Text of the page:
Federer’s backhand and Jantjies’ box kick: lessons in coaching excellence
Amongst sports lovers there will always be disagreement about GOATs (greatest of all time), except perhaps Mohammed Ali and Donald Bradman. Sidestepping that debate, regarding men’s tennis, there are facts about Roger Federer that cannot be disputed.
- He was ranked number 1 in the world for a total of 310 weeks, including 237 consecutive weeks; the most of any man.
- Between 2003 to 2010 he won 16 grand slam titles.
- Between 2010 to 2016 he won only one more slam, and Nadal and Djokovic largely shared the spoils.
- In 2017/18 at the age of 36, he won three more, despite the above competitors’ continued presence as younger players.
Federer’s extended dominance was achieved despite his having a backhand that was generally regarded as less than excellent. He managed with the largely sliced backhand because the rest of his game was unmatched by any of his rivals and he could generally get around his backhand to dominate with laser guided forehand, service and ability at the net.
Nadal and Djokovic targeted the backhand “weakness”, and both have beaten Federer more times than he has beaten them. Their success is reflected in the decline in Federer’s ability to win major tournaments from 2010 to 2016. Then, at an age when almost all leading tennis players have retired, Federer took time off, remodelled his backhand with his coach and came back to win three more majors.
At the other end of the age spectrum South African rugby has found in 23-year-old Herschel Jantjies an unexpected prospect with fire in his belly and light in his eyes – coming from obscurity a year ago to scoring three tries in two tests against Australia and New Zealand, and playing with the assurance of a veteran.
Talking about this prospect, the Springbok coach noted that Jantjies scores tries and makes great breaks and there should not be too much emphasis on coaching “certain technical elements” of his game while he settled in at the highest level. There speaks a true coach! (I think he was referring to Jantjies’ kicking from the base of the scrum, although it looked pretty good to my uneducated eyes.)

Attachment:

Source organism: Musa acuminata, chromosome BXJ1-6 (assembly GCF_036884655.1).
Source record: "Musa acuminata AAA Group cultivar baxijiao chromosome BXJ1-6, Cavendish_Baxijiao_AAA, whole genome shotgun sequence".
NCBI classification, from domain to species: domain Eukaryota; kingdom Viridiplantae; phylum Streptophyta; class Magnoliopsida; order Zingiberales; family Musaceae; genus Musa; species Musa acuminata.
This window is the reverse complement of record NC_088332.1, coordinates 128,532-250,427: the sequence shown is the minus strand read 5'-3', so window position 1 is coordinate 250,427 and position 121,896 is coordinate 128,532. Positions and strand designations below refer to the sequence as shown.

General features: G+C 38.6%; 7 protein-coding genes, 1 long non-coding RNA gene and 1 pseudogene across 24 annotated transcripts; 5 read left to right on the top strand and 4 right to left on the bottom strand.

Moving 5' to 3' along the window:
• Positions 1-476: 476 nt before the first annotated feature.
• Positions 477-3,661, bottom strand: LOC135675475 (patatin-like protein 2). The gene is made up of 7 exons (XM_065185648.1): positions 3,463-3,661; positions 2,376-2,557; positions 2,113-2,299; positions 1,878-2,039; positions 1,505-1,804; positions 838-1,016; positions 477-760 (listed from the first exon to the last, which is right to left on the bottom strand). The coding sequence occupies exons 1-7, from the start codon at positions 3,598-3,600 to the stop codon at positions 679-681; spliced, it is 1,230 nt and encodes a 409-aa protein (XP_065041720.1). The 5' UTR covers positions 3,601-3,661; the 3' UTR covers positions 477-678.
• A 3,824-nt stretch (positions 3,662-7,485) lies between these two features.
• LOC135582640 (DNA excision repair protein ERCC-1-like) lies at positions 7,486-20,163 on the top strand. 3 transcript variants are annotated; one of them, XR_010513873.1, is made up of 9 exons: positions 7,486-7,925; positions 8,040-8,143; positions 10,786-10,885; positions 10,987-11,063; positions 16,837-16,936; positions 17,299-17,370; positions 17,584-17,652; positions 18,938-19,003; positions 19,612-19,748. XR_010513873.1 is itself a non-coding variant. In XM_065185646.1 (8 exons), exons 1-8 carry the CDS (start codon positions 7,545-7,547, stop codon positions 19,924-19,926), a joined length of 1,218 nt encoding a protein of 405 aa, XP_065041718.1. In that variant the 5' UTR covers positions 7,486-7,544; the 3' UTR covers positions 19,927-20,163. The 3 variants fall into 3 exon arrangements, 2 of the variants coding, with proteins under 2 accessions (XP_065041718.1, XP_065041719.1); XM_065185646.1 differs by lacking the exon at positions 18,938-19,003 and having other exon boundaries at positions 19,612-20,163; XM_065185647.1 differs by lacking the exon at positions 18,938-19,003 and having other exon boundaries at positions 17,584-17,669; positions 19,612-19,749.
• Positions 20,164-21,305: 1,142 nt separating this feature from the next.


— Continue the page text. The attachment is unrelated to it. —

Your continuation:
From all of this I take three lessons:
- You can be the very best without being perfect in every aspect of work or life; it’s not helpful to try to be good at everything.
- You will do better by developing and using your strengths than obsessing about your “weaknesses”.
- When the time is right, you may need to reflect and self-correct. You will know from experience when this is necessary – it should not be driven by the self-defeating desire to be good at everything.
I frequently come across the desire for “excellence in everything” in my coaching practice, not least in giving feedback on 360° assessments, where people are assessed on a variety of different areas of management and leadership. Invariably the feedback report will have areas of relative strengths and areas where the client makes less of an impact. And almost as frequently the client will pay more attention to the lower scores and wonder what they can do to “improve”. This is often true even of high performing individuals where their lowest scores fall within an acceptable range.
The challenge for managers, human resource departments and coaches is to negotiate a complex set of factors:
- It really is beneficial to focus first on people’s strengths when giving feedback. It noticeably lifts the mood in the room, and one can often sense a palpable lifting of anxiety in the person receiving feedback.
- It is important to spend a substantial chunk of time focusing on how an individual’s strengths can be enhanced, and how they can be better used in the organisation. Personal development plans should focus on this as much as on attending to any perceived weakness.